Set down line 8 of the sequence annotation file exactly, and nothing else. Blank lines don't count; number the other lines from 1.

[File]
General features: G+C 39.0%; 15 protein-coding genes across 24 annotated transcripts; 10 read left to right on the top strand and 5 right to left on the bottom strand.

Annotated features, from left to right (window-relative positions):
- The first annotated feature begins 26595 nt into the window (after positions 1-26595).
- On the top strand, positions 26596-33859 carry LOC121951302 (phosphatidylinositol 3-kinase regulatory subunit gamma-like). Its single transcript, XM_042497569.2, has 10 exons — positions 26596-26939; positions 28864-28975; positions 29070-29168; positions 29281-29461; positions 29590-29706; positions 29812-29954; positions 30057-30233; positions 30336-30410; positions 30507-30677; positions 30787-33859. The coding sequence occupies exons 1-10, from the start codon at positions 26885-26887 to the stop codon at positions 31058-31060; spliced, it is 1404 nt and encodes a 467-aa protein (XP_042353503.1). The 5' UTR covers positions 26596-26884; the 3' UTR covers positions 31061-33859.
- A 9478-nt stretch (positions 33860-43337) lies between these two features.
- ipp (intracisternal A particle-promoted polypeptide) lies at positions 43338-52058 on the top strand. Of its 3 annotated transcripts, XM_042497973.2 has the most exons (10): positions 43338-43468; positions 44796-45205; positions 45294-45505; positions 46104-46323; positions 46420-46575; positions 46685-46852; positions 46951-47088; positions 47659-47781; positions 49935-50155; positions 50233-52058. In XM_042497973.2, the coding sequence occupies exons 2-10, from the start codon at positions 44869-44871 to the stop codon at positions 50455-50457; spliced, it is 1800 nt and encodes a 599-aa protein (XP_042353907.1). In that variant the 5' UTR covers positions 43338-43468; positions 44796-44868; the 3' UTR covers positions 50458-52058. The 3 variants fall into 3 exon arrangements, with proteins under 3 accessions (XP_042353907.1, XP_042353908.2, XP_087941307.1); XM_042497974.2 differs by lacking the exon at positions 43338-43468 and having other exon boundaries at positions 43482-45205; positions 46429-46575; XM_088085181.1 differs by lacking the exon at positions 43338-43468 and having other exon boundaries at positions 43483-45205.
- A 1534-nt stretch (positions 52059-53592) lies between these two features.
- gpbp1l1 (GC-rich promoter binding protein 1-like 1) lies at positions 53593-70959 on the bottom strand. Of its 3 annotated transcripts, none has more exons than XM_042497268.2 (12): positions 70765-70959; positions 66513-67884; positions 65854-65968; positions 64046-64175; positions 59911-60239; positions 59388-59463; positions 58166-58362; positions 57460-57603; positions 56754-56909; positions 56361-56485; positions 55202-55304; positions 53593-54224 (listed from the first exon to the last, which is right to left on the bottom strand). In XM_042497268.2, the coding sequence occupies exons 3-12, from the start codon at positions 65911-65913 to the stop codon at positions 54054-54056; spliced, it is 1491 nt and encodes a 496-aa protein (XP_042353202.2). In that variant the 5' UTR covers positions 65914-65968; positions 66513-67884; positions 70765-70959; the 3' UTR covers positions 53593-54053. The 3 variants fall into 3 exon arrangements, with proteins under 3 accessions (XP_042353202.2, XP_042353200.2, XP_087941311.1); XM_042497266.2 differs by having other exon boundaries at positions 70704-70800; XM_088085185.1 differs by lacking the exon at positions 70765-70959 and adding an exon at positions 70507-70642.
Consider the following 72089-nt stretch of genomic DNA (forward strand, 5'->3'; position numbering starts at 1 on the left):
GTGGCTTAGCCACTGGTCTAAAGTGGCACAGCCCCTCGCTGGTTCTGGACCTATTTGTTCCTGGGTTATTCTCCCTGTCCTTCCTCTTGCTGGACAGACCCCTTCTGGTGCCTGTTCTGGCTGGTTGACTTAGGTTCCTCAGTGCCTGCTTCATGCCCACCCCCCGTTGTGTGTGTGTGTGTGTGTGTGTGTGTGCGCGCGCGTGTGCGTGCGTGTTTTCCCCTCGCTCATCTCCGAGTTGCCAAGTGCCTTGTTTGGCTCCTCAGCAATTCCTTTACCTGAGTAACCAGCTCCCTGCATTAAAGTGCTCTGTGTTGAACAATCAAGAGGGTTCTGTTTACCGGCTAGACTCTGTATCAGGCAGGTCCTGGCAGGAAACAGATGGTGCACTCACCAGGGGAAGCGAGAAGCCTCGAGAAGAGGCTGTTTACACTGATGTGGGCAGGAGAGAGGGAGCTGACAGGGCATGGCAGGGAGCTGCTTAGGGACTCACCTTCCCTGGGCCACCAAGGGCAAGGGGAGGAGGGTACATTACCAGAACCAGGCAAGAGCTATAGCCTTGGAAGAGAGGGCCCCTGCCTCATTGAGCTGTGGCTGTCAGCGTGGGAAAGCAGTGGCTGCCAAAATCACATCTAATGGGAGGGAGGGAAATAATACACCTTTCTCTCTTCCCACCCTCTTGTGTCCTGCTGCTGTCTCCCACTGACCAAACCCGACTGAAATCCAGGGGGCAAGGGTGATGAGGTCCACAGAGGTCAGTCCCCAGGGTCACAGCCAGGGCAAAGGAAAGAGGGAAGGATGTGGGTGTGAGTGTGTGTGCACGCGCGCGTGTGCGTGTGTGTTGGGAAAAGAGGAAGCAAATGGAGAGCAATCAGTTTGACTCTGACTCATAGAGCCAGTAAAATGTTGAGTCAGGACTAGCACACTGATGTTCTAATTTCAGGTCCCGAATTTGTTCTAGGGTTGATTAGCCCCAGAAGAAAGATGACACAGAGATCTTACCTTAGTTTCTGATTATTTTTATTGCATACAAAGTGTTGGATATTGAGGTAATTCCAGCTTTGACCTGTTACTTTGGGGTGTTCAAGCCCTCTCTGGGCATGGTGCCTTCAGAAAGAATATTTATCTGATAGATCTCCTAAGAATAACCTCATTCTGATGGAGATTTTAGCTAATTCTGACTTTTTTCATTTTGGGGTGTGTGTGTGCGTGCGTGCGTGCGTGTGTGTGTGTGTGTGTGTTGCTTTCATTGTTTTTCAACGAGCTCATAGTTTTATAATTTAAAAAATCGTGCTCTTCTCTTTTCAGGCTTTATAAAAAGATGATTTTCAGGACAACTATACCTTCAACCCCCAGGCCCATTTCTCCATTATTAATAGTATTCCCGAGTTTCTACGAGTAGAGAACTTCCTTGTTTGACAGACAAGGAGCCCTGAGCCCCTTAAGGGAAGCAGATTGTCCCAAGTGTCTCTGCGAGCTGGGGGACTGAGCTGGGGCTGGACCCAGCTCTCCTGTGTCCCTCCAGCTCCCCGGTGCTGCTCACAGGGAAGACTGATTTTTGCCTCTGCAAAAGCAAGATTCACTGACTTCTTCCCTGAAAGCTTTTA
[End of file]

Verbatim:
- gpbp1l1 (GC-rich promoter binding protein 1-like 1) lies at positions 53593-70959 on the bottom strand. Of its 3 annotated transcripts, none has more exons than XM_042497268.2 (12): positions 70765-70959; positions 66513-67884; positions 65854-65968; positions 64046-64175; positions 59911-60239; positions 59388-59463; positions 58166-58362; positions 57460-57603; positions 56754-56909; positions 56361-56485; positions 55202-55304; positions 53593-54224 (listed from the first exon to the last, which is right to left on the bottom strand). In XM_042497268.2, the coding sequence occupies exons 3-12, from the start codon at positions 65911-65913 to the stop codon at positions 54054-54056; spliced, it is 1491 nt and encodes a 496-aa protein (XP_042353202.2). In that variant the 5' UTR covers positions 65914-65968; positions 66513-67884; positions 70765-70959; the 3' UTR covers positions 53593-54053. The 3 variants fall into 3 exon arrangements, with proteins under 3 accessions (XP_042353202.2, XP_042353200.2, XP_087941311.1); XM_042497266.2 differs by having other exon boundaries at positions 70704-70800; XM_088085185.1 differs by lacking the exon at positions 70765-70959 and adding an exon at positions 70507-70642.